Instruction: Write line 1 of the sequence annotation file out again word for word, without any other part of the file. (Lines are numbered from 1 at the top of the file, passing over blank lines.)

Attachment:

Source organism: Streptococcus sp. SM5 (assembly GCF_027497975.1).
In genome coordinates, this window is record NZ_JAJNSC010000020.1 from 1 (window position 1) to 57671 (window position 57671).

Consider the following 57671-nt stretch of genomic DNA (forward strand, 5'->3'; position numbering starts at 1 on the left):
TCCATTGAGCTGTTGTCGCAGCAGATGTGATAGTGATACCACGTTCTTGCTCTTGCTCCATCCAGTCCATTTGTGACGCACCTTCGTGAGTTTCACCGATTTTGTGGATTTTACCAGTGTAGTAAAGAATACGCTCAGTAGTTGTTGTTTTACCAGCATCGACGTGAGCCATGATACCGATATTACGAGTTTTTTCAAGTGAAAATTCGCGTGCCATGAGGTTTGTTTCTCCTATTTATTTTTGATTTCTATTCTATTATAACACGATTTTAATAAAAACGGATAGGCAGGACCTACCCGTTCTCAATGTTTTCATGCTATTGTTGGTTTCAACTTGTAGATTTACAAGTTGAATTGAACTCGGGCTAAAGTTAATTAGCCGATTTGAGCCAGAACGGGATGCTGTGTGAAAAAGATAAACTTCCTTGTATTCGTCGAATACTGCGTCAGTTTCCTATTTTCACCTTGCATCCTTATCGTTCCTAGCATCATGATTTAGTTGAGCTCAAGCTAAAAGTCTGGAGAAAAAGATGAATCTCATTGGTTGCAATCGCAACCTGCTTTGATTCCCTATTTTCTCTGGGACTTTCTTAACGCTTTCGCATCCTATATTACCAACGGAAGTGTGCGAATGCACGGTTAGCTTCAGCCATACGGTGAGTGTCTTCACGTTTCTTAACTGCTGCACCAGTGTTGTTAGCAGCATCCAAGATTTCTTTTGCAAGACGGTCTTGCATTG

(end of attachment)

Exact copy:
Source organism: Streptococcus sp. SM5 (assembly GCF_027497975.1).